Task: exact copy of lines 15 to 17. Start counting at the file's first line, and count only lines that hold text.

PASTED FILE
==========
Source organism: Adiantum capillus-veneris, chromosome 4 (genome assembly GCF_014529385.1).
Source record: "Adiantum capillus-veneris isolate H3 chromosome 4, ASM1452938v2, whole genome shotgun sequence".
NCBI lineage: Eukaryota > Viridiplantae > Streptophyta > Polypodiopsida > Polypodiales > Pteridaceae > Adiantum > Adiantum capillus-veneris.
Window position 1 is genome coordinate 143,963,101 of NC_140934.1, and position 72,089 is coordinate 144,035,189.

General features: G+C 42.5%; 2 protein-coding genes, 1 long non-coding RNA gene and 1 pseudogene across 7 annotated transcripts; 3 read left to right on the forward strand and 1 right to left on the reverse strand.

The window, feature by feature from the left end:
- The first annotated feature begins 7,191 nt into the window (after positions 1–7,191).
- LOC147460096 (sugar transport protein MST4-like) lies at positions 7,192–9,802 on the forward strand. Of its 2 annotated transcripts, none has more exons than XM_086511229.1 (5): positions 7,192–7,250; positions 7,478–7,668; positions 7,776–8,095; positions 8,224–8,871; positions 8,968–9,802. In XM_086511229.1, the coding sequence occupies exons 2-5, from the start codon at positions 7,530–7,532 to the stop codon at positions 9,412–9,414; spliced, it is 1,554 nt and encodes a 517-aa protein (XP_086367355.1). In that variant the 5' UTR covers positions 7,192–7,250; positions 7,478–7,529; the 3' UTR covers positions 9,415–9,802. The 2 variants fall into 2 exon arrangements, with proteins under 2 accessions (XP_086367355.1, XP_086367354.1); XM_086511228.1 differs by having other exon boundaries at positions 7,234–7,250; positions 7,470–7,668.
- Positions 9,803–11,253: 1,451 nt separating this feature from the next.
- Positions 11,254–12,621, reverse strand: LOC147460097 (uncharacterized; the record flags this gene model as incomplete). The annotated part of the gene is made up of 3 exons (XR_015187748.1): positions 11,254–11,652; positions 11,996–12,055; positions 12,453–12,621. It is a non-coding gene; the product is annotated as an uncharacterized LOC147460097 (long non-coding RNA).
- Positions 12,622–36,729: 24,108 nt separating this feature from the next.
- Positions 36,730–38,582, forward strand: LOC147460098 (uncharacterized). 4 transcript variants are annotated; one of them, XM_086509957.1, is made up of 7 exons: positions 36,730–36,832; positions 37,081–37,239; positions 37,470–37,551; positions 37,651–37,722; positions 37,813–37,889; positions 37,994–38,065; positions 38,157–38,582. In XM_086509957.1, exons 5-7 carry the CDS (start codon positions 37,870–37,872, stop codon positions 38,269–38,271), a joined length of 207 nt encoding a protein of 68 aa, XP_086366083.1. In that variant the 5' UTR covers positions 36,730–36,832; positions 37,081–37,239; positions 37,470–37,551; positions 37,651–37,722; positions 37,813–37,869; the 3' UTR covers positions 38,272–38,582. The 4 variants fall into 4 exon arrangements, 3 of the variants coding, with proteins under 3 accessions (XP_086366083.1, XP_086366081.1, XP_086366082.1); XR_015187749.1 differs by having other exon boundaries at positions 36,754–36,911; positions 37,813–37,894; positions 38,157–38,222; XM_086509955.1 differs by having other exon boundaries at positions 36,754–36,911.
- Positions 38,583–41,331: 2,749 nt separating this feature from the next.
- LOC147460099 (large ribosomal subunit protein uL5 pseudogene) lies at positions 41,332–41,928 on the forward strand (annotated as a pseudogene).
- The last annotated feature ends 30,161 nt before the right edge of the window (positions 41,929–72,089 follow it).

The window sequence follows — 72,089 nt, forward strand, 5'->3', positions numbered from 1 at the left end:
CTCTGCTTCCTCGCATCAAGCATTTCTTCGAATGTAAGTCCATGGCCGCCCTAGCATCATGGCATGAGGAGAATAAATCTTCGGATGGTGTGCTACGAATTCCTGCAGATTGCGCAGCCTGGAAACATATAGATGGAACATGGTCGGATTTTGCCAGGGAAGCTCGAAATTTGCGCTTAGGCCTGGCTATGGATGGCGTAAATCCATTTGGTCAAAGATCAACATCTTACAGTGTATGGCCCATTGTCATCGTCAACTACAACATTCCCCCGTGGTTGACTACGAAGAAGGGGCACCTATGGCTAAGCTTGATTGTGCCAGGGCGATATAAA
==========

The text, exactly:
- The last annotated feature ends 30,161 nt before the right edge of the window (positions 41,929–72,089 follow it).

The window sequence follows — 72,089 nt, forward strand, 5'->3', positions numbered from 1 at the left end:
CTCTGCTTCCTCGCATCAAGCATTTCTTCGAATGTAAGTCCATGGCCGCCCTAGCATCATGGCATGAGGAGAATAAATCTTCGGATGGTGTGCTACGAATTCCTGCAGATTGCGCAGCCTGGAAACATATAGATGGAACATGGTCGGATTTTGCCAGGGAAGCTCGAAATTTGCGCTTAGGCCTGGCTATGGATGGCGTAAATCCATTTGGTCAAAGATCAACATCTTACAGTGTATGGCCCATTGTCATCGTCAACTACAACATTCCCCCGTGGTTGACTACGAAGAAGGGGCACCTATGGCTAAGCTTGATTGTGCCAGGGCGATATAAA